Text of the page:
National Safety Program Seeks to Decrease Number of Deadly Truck Accidents

The week of October 17-23 marked the fourth annual Operation Safe Driver campaign, a collaborative effort among federal, state and local enforcement agencies and the trucking industry to promote safe driving among commercial truck and passenger vehicle drivers.

The program was created in 2007 by the Commercial Vehicle Safety Alliance (CVSA) and Federal Motor Carrier Safety Administration (FMCSA) with the goal of decreasing the number of deadly accidents involving trucks, buses and other commercial vehicles in the US. Nationally, nearly 5000 people die annually in trucking accidents, the equivalent of twenty-six 737 airplane crashes each year.

This year, Operation Safe Driver included roadside inspections of 261 motor carriers who have a record of repeatedly hiring unsafe drivers and continuing to operate their vehicles after receiving out-of-service notices from the Federal Motor Carrier Safety Administration (FMCSA), the agency in charge of regulating the trucking industry.

Both of these behaviors violate federal trucking regulations, which are meant to protect the safety of drivers who have to share the road with semi-trucks and other commercial vehicles. Other important federal regulations include the hours-of-service rules, which limit how much time semi-truck drivers can operate their vehicles at one time, and load restrictions. However, not all commercial carriers faithfully follow the federal regulations, and their violations can result in horrific accidents.

In addition to targeting unsafe commercial vehicle drivers and the motor carrier companies that hire them, the 2010 campaign also focused on educating passenger vehicle drivers on safety tips for avoiding accidents with semi-trucks. According to national statistics, 88% of accidents involving passenger vehicles and big trucks are due to driver error. While either vehicle driver may be responsible for the error, the occupants in the passenger vehicle are more likely to be seriously injured or killed in the accident: drivers of passenger vehicles account for approximately 78% of reported fatalities in trucking accidents.

Colorado Trucking Accidents

While it is important that programs like Operation Safe Driver are conducted each year, a week-long program with stepped up safety enforcement and educational programs is not likely to be enough on its own to change driver behavior and improve the safety of the roadways in Colorado.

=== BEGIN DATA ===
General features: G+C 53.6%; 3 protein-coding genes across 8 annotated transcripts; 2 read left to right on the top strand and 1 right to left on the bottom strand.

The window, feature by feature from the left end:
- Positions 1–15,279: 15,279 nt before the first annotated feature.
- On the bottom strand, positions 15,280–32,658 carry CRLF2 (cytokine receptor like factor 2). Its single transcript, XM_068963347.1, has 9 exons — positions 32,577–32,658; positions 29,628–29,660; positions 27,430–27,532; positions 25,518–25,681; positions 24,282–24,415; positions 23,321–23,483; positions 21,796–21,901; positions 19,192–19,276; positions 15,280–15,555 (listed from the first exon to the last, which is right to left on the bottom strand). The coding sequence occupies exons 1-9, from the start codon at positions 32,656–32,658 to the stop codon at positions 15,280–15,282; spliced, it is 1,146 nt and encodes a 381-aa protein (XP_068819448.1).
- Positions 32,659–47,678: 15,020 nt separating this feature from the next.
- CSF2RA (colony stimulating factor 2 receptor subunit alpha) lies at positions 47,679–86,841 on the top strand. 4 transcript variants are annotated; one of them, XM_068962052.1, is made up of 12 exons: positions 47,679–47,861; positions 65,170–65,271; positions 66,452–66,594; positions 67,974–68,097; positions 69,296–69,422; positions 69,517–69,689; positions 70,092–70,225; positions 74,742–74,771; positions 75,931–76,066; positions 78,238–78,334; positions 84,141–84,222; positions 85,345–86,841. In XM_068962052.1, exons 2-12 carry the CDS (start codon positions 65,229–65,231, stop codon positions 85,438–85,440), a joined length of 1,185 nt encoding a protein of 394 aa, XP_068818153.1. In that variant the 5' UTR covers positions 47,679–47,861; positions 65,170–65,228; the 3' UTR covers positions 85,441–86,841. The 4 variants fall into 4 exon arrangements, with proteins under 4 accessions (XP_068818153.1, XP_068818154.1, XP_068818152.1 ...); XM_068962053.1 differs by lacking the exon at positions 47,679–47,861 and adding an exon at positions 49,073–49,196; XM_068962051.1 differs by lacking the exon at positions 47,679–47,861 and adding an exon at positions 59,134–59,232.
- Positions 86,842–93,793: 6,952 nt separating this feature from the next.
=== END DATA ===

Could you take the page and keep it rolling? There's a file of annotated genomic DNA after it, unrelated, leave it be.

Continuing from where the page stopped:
From 2004 to 2008, an average of 582 people died each year in motor vehicle accidents in Colorado. In 2008, 68 of these deaths occurred in accidents involving large trucks and passenger vehicles. While the number of motor vehicle accident fatalities has decreased in recent years, this number is still too high – especially for those who have lost a loved one in one of these crashes.

There are several characteristics of Colorado roads that make them particularly dangerous. The state’s severe weather and mountainous terrain can make roadways deadly for even the most experienced drivers, not to mention for out-of-state truck drivers who are unaccustomed to driving in snow, ice and high altitudes. Driving through a snowy mountain pass or around an icy hairpin curve in a 10,000+ pound truck can be a harrowing experience – and even more so for the driver in a much smaller car coming upon one of these big trucks when it loses control.

Bad weather and resulting delays in Colorado and even in distant locations along a trucker’s route can cause drivers to fall behind on their tight schedules. Time is money in the trucking industry and late deliveries are rarely tolerated. Motor vehicle carriers often push their drivers to make their deliveries on time, even if this means driving when they are tired, when the roads are bad or under other unsafe conditions. Orders from dispatchers at far away headquarters can put drivers in impossible positions, causing drivers to make mistakes or act carelessly, like driving faster, neglecting maintenance, inspection or preparation procedures, or driving when they should be sleeping. One mistake by a careless, rushed, stressed driver can ruin another’s person’s life.

Conclusion

Drivers of commercial vehicles have a duty to drive their vehicles safely in all types of weather conditions and terrain. When they fail to do so, innocent people can be hurt or worse. For more information on your rights following a trucking accident, contact an experienced attorney. Colorado law imposes a limit on the amount of time you have to take legal action. Do not allow this time to lapse without learning more about your options.

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